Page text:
Word Count: 382 Reading time: 1-2 minutes
Imagery comes directly out of your own core. It comes from how you perceive the world, how carefully you look and listen, how well you remember, how your mind works. What we have to draw on is largely dependent on how much attention we've paid to what's within and outside of us. Learning to pay attention: looking at shades of green. Not all trees are green, and even those that are differ wildly. How many birds can you identify? In other words, how many times have you looked carefully at a bird? Can you tell by the weeds and wildflowers growing in a meadow if it is dry or wet, good soil or scanty, sweet or acid? How does the bark of a beech differ from the bark of an elm? The bark of a black cherry? The bark of a Scotch pine from that of a pitch pine?
As I leave Salt Spring Island after a week’s visit, I can say that I’ve observed a lot. However if I told you I could pick the difference between the trunk of a birch and that of a poplar, I’d be lying. Throw an alder in the mix and I’m more confused than ever. Still, I’m curious and this is good according to Piercy who added:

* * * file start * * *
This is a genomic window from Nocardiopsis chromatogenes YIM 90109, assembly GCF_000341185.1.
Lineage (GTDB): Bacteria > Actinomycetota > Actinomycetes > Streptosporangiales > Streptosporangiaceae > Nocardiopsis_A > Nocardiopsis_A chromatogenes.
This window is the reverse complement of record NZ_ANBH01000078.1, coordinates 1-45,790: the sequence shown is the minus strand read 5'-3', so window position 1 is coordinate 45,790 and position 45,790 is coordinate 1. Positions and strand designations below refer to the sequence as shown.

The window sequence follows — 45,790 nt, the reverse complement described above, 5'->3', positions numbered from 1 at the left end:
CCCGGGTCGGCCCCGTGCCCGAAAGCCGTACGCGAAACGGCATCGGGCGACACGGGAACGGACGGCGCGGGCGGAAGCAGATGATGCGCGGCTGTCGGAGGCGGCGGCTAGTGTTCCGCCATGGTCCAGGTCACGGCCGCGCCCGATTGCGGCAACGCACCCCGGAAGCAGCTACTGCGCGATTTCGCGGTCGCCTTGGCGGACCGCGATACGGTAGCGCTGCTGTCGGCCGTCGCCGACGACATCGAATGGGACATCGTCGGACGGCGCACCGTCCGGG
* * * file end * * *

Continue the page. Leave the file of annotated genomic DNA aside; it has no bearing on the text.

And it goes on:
The wider your curiosity ranges, the more interesting metaphors will rise. Memory and observation can be trained to precision and retention.
In the past week I have learned that of the three species of blackberry here, only the Rubus Ursinus (Native Trailing Blackberry) belongs. The other two (Himalayan / Armenian and Cutleaf) are highly invasive. I can also name the tiny dragonfly that hovered over the lily pads as we swam in Stowell Lake (blue dasher). That’s modest progress.
Piercy encourages writers to broaden their general knowledge. So now I’m going to try to identify the gold-banded spiders that just spent twenty minutes mating outside my window (watch the video here). If I don’t surface for a day or so, please unplug my modem.
What quirk of nature has intrigued you recently? Where has that taken you with your writing?